The cast of 1600 Vine: The Musical

What made you decided to apply for StudioDuke?

I actually applied for StudioDuke on a whim in the Fall of 2017. All I had was a 10-page treatment. No songs, no scenes. But I was encouraged to apply by the exponential growth of the artistic environment surrounding me at Duke. From my first year at Duke to the present day, I have seen the immense growth in the extracurricular arts and the doubling down of the University on the arts in general (capped with the completion of the Rubenstein Arts Center). And since I didn’t go abroad in my four years at Duke, I had the opportunity to not only oversee the growth of a few of these incredible organizations, but also to create deep friendships and working relationships with the talented students and administrators/staffers who support us. I didn’t ever dream that I would be in the position of putting on this musical at Duke for the second time, but (and I find myself saying this often) the arts at Duke continue to surprise me.

How has Charles’ guidance helped to shape the project and impacted your growth as an artist?

Without motivation from Charles Randolph-Wright, my StudioDuke mentor (and much, much more than that now), a dozen Duke students could have never written and staged an original musical in 8 months. His guidance, from early discussions in the formation of the show to last-minute problem solving for its April 2019 production and its upcoming November 2019 production, has elevated the show (and the process of writing and producing it) to new heights. We speak several times a week (oftentimes about 1600 Vine, of course). Yet I’d say that about half of our conversations don’t concern the inner-workings of the show, but rather the world in which 1600 Vine lives, the impact of Generation Z on it and its impact on Generation Z, the mental health and moral wealth of 2019. Charles is a real artist, and with his trust in us to steer this project ourselves—and his willingness to make our relationship a two-way street of information and wisdom—we’ve been given the necessary freedom and power to create something of this scale.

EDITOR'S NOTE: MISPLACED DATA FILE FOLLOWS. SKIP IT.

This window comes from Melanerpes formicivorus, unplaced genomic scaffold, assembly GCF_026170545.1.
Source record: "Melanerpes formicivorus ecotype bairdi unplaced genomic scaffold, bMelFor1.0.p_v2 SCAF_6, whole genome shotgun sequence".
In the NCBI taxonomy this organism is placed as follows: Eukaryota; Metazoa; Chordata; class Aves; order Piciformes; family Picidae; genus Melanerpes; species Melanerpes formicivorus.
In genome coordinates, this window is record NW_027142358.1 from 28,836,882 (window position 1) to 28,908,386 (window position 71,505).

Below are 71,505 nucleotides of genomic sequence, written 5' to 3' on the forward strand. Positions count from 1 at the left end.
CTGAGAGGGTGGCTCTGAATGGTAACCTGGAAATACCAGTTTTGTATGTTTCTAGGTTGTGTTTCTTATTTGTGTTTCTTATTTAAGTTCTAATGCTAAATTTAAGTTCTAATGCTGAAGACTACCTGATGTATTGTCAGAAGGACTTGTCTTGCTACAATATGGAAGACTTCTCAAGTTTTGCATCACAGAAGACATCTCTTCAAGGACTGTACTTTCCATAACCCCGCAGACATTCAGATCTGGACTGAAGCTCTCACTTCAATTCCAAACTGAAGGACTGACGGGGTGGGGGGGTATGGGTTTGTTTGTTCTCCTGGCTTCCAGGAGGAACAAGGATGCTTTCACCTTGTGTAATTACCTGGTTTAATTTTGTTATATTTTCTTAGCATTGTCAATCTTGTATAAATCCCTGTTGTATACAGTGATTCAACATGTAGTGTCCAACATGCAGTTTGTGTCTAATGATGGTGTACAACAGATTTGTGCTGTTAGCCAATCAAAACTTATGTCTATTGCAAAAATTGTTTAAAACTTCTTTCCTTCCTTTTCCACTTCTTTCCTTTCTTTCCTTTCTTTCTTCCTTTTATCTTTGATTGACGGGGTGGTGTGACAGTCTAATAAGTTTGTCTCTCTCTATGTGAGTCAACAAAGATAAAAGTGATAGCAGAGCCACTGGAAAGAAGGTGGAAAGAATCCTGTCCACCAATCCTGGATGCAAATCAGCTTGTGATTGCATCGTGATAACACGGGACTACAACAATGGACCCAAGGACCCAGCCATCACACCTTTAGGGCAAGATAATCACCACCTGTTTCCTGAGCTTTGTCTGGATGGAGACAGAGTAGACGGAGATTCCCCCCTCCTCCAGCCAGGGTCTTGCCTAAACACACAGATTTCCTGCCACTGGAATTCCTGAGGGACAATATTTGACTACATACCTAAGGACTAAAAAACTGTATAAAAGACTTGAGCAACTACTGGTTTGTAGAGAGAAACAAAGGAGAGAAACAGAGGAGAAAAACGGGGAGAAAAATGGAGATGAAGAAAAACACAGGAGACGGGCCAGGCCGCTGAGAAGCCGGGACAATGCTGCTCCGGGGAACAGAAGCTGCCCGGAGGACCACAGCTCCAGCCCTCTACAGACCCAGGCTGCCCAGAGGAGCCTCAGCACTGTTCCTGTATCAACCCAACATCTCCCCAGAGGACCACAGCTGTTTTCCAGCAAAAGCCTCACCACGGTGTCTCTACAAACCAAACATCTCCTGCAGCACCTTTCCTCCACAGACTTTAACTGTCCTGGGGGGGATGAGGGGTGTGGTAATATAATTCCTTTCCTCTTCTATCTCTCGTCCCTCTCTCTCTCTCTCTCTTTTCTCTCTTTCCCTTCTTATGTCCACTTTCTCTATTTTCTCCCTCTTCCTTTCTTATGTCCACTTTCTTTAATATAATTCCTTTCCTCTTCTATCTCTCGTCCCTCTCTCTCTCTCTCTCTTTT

What has been your favorite aspect of working with Charles?

In July 2018, I visited Charles in Boston as he was doing tech for an ArtsEmerson workshop production of his show, “Born For This.” We met outside of the theater at 11 PM (which is typically when theater people decide it’s time to go home). After talking about the project for a few minutes (which in reality was an hour), he asked me to write the first 15 pages by the time I would leave, two days later. I had 3 pages written. But what I’ve learned from working with Charles Randolph-Wright is that if he issues you a challenge, you just do it. So instead of watching him tech his production, I sat backstage in a dark corner and wrote 12 pages the next day. While neither of us recommend that this is the way to write a musical, it was his demonstration of what’s expected and what’s delivered that set the tone for his mentorship. The most important person for any kid hoping to make a career in the arts is a gatekeeper, someone who simply allows you to do the thing. Charles blows gates wide open, and then trusts me and a group of hungry Duke students to run through them.